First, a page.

Title

Understanding the Environmental Context of Algal Priming of Coarse Particulate Organic Matter
 Decomposition in Streams

Item Type

Poster

Location

Elaine Langone Center, Terrace Room

Session

Poster session

Start Date

26-10-2018 8:00 PM

End Date

26-10-2018 10:00 PM

Keywords

stream ecology, algal priming

Description

Streams can obtain energy from two main sources: autochthonous organic matter or allochthonous inputs of organic matter. Interactions between organisms involved in these two types of energy acquisition can exist within biofilms. Biofilms are microcommunities of algae, fungi, bacteria, and protozoa that form on inert and organic substrata. Previous experiments have observed interactions between photosynthetic and heterotrophic organisms within biofilms in a process called algal priming. The release of a labile carbon source by algae may stimulate the decomposition of coarse particulate organic matter by heterotrophic organisms. To better understand algal priming, we evaluated the environmental factors that may influence the process within biofilms. Presence of light, nutrients, and a labile carbon source were manipulated using shading and chemical diffusing substrata. Unbleached cotton strips were attached to clay saucers containing the chemical diffusing substrata that was manipulated into four treatments: a control, the addition of nutrients, the addition of a labile carbon source, and the addition of both nutrients and a labile carbon source. The clay saucers were attached to a tile and placed in a stream under a transparent or darkened shade. After one week, cotton strips were collected and tested for respiration and tensile strength which is a measure of decomposition. Flooding prevented further sample collection beyond one week. A future study will involve placing cotton strips within transparent or darkened tubes into 25 streams of varying stream order and nutrient content. After one month, the cotton strips will be collected and evaluated for decomposition, algal biomass, bacterial biomass, fungal biomass, extracellular enzyme activity, and respiration. In examining environmental context, we aim to provide information to better understand the role priming may play in the cycling of carbon within streams.

Language

eng

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Oct 26th, 8:00 PM Oct 26th, 10:00 PM

Understanding the Environmental Context of Algal Priming of Coarse Particulate Organic Matter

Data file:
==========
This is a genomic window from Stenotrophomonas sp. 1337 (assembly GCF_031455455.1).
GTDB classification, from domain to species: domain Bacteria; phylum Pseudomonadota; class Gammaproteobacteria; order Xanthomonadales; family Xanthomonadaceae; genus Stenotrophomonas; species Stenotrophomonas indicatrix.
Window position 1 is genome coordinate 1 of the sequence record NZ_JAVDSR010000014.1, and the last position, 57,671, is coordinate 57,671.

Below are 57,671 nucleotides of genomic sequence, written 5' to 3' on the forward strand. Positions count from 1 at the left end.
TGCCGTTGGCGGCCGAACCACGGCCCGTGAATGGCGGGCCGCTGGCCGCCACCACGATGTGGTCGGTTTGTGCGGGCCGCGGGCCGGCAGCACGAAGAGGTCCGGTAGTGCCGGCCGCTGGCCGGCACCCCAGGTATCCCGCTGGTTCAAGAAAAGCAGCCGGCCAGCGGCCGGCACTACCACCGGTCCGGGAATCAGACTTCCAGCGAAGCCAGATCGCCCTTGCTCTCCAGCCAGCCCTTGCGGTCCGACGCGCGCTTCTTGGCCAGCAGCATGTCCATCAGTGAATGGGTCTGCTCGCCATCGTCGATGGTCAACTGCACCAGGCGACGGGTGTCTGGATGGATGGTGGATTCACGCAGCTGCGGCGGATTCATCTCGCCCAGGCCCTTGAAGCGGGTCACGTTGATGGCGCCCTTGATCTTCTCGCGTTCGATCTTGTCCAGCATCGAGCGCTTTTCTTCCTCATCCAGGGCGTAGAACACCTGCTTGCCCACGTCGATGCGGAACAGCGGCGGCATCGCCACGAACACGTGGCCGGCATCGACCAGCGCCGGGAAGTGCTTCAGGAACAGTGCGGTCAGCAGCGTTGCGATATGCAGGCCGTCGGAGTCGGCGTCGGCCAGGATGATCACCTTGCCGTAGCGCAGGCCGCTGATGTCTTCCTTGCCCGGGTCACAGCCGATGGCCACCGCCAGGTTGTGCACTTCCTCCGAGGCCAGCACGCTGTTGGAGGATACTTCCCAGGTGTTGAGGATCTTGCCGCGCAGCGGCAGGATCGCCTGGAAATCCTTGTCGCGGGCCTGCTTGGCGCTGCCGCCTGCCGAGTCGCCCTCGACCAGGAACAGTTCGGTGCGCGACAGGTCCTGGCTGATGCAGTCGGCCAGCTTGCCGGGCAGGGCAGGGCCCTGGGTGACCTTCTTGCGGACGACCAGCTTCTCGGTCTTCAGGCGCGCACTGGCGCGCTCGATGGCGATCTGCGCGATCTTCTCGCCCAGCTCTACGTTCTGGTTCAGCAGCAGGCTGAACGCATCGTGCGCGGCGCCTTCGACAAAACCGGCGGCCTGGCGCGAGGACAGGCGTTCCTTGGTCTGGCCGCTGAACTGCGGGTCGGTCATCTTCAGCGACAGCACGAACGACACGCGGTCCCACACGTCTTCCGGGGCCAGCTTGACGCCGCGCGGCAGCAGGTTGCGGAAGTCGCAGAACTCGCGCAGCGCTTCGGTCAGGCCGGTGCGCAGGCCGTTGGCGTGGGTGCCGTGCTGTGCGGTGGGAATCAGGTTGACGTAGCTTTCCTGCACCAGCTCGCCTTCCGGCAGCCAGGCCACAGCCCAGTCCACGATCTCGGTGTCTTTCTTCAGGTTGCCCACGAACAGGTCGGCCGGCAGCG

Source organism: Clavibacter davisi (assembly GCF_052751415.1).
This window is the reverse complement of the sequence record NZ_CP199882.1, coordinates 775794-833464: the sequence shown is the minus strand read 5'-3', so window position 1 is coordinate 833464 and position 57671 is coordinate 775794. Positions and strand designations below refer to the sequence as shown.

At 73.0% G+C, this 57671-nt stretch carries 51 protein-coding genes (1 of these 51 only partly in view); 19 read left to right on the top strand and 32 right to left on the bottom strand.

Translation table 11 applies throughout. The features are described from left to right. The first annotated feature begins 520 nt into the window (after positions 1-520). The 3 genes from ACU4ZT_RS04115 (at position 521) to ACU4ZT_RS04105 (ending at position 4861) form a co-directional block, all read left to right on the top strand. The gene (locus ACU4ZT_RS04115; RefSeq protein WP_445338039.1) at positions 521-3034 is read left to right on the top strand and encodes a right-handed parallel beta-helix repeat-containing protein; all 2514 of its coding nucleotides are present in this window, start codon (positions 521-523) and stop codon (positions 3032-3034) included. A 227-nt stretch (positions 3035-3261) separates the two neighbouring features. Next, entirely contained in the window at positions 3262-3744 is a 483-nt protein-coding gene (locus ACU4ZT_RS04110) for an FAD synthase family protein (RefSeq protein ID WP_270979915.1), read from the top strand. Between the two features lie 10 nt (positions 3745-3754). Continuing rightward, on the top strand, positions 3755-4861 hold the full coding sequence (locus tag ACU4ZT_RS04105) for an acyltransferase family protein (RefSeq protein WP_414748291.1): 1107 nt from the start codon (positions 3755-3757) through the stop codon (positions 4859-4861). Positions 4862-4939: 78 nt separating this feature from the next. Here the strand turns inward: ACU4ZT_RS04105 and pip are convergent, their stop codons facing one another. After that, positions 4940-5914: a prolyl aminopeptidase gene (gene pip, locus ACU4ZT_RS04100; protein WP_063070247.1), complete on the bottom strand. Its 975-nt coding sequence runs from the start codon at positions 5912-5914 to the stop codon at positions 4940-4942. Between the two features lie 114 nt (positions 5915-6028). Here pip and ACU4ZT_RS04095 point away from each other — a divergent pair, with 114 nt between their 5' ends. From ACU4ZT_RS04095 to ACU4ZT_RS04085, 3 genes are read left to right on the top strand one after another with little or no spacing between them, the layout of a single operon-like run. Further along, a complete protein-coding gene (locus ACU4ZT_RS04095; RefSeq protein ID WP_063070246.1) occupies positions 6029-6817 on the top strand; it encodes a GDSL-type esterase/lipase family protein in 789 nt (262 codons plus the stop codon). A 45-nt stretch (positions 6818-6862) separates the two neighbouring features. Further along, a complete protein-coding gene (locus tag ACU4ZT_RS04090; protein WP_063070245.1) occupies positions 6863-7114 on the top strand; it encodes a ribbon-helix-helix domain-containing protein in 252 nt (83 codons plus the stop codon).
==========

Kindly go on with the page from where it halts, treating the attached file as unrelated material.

Decomposition in Streams

Elaine Langone Center, Terrace Room

Streams can obtain energy from two main sources: autochthonous organic matter or allochthonous inputs of organic matter. Interactions between organisms involved in these two types of energy acquisition can exist within biofilms. Biofilms are microcommunities of algae, fungi, bacteria, and protozoa that form on inert and organic substrata. Previous experiments have observed interactions between photosynthetic and heterotrophic organisms within biofilms in a process called algal priming. The release of a labile carbon source by algae may stimulate the decomposition of coarse particulate organic matter by heterotrophic organisms. To better understand algal priming, we evaluated the environmental factors that may influence the process within biofilms. Presence of light, nutrients, and a labile carbon source were manipulated using shading and chemical diffusing substrata. Unbleached cotton strips were attached to clay saucers containing the chemical diffusing substrata that was manipulated into four treatments: a control, the addition of nutrients, the addition of a labile carbon source, and the addition of both nutrients and a labile carbon source. The clay saucers were attached to a tile and placed in a stream under a transparent or darkened shade. After one week, cotton strips were collected and tested for respiration and tensile strength which is a measure of decomposition. Flooding prevented further sample collection beyond one week. A future study will involve placing cotton strips within transparent or darkened tubes into 25 streams of varying stream order and nutrient content. After one month, the cotton strips will be collected and evaluated for decomposition, algal biomass, bacterial biomass, fungal biomass, extracellular enzyme activity, and respiration. In examining environmental context, we aim to provide information to better understand the role priming may play in the cycling of carbon within streams.